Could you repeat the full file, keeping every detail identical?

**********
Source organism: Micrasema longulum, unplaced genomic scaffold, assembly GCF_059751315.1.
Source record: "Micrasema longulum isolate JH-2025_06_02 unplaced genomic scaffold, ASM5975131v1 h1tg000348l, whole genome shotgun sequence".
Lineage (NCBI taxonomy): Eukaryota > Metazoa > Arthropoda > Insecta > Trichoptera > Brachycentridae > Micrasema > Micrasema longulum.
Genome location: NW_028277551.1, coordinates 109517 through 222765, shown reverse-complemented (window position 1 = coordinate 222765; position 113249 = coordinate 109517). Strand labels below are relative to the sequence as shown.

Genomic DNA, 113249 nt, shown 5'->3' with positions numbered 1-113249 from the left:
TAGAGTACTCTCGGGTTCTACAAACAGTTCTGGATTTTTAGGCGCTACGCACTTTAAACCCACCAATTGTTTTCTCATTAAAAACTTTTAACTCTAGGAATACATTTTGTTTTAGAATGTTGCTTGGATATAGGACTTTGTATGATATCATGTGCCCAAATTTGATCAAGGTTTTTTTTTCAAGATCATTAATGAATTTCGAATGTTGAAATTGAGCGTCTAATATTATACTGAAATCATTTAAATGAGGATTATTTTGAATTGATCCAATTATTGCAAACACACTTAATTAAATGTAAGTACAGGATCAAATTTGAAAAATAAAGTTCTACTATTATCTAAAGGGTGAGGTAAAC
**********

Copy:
Source organism: Micrasema longulum, unplaced genomic scaffold, assembly GCF_059751315.1.
Source record: "Micrasema longulum isolate JH-2025_06_02 unplaced genomic scaffold, ASM5975131v1 h1tg000348l, whole genome shotgun sequence".
Lineage (NCBI taxonomy): Eukaryota > Metazoa > Arthropoda > Insecta > Trichoptera > Brachycentridae > Micrasema > Micrasema longulum.
Genome location: NW_028277551.1, coordinates 109517 through 222765, shown reverse-complemented (window position 1 = coordinate 222765; position 113249 = coordinate 109517). Strand labels below are relative to the sequence as shown.

Genomic DNA, 113249 nt, shown 5'->3' with positions numbered 1-113249 from the left:
TAGAGTACTCTCGGGTTCTACAAACAGTTCTGGATTTTTAGGCGCTACGCACTTTAAACCCACCAATTGTTTTCTCATTAAAAACTTTTAACTCTAGGAATACATTTTGTTTTAGAATGTTGCTTGGATATAGGACTTTGTATGATATCATGTGCCCAAATTTGATCAAGGTTTTTTTTTCAAGATCATTAATGAATTTCGAATGTTGAAATTGAGCGTCTAATATTATACTGAAATCATTTAAATGAGGATTATTTTGAATTGATCCAATTATTGCAAACACACTTAATTAAATGTAAGTACAGGATCAAATTTGAAAAATAAAGTTCTACTATTATCTAAAGGGTGAGGTAAAC